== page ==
Watchdog Report Finds Some Census Takers Who Fudged 2020 Data Didn’t Get Fired

Despite entering false information, their work wasn't redone fully and in some cases the census takers received bonuses, the Office of Inspector General reported.
A photo of the information table for the 2020 Census is seen outside a recreation center in Reading, Pennsylvania during an event to encourage people to fill out the census.
A photo of the information table for the 2020 Census is seen outside a recreation center in Reading, Pennsylvania during an event to encourage people to fill out the census.
MediaNews Group/Reading Eagle via Getty Images via Getty Images

Some census takers who falsified information during the 2020 count didn’t have their work redone fully, weren’t fired in a timely manner and in some cases even received bonuses, according to the U.S. Commerce Department’s watchdog group.

The findings released Friday by the Office of Inspector General raise concerns about possible damage to the quality of the once-a-decade head count that determines political power and federal funding,

Off-campus students at colleges and universities were likely undercounted since the census started around the same time students were sent home to stop the spread of COVID-19 in March 2020, the review found.

During the 2020 census, The Associated Press documented cases of census takers who were pressured by their supervisors to enter false information into a computer system about homes they had not visited so they could close cases during the waning days of the census.

Supervisors were able to track their census takers’ work in real time through mobile devices that the census takers used to record information about households’ numbers, demographic characteristics and members’ relationships to one another. As a result, supervisors would get alerts when actions raised red flags about accuracy, such as a census taker recording data on a home while far away from the address or a census taker conducting an interview in just a few minutes. As a quality control check, others census takers were sent back to homes to re-interview residents.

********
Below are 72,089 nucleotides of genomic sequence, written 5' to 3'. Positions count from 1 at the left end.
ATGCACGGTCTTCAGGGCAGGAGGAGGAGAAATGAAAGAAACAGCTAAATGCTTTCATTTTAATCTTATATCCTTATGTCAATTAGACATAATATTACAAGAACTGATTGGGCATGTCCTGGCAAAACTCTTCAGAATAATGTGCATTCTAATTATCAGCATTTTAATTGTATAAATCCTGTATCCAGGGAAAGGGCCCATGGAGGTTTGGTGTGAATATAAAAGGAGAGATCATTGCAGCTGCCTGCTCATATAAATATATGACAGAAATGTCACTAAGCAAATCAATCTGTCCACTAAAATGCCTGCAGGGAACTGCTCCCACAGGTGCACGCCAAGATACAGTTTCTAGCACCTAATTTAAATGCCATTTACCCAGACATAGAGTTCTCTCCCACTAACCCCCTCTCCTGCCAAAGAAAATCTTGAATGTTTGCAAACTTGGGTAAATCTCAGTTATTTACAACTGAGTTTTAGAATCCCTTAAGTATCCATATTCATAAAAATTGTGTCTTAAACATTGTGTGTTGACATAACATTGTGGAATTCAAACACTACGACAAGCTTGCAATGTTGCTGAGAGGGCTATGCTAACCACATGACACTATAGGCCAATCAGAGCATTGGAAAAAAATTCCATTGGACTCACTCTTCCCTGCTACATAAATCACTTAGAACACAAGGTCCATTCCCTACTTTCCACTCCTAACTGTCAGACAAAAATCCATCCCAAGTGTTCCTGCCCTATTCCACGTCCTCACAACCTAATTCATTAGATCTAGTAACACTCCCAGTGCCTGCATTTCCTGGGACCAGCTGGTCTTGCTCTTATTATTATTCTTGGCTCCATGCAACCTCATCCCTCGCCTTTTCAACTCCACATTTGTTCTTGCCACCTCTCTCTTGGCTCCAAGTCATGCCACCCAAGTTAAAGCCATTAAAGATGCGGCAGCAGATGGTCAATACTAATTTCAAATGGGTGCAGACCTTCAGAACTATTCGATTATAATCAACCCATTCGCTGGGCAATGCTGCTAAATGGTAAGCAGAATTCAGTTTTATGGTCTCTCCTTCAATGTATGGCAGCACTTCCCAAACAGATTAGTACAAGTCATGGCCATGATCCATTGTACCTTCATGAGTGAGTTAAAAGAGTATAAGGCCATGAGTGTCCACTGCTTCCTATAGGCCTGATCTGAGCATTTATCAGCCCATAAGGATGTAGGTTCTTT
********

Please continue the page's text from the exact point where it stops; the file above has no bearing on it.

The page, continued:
The Inspector General’s probe concluded that some alerts weren’t being properly resolved, some re-interviews weren’t properly conducted and that the work of some census takers whose work had been flagged for falsifying data had not been reworked to fix its accuracy. In fact, some census takers whose work was flagged for falsifications were given more cases, weren’t fired and were reassigned to other operations, the report said.

Of the 1,400 census takers who were designated “hard fails” because questions about the accuracy of their work, only 300 were fired for misconduct or unsatisfactory performance. Of the 1,400 “hard fail” census takers, 1,300 of them received bonuses ranging from $50 to $1,600 each, the report said.

The census is the largest nonmilitary mobilization in the U.S. Data gathered during the census determines how many congressional seats each state gets. The numbers also are used for redrawing political districts and distributing $1.5 trillion in federal spending each year. Because of that, undercounts can cost communities funding.

The 2020 census faced unprecedented challenges including the pandemic, natural disasters and political interference from the Trump administration.

“As a result, we asserted that the findings could not and should not be presented as a conclusive assessment of overall census quality.”

In response to the Inspector General’s report, the Census Bureau said it appreciated the concerns that were raised but disagreed with the conclusions that data quality may have been damaged since the report cited only a small number of cases out of the overall workload.

“As a result, we asserted that the findings could not and should not be presented as a conclusive assessment of overall census quality,” Census Bureau Director Robert Santos said in the written response.

Under Census Bureau rules, college and university students should have been counted where they spent the most time, either at on-campus housing or off-campus apartments, even if they were sent home because of the pandemic. Most schools didn’t provide the Census Bureau with off-campus student data, and the bureau had to use a last-resort, less-accurate statistical tool to fill in the information gaps on more than 10% of the off-campus student population when they were given the information, the Inspector General’s report said.

Schools often didn’t provide the data because they didn’t information on off-campus students or because of privacy concerns. The Inspector General recommends passage of legislation that would require schools to provide needed information in future head counts.

“Although difficult to quantify, the fiscal implication of specifically undercounting off-campus students at the correct location for states and localities is potentially far-reaching,” the report said.

The city of Boston, which is home to Northeastern University, Boston University and several other schools, said in a challenge to its census figures that the count missed 6,000 students.

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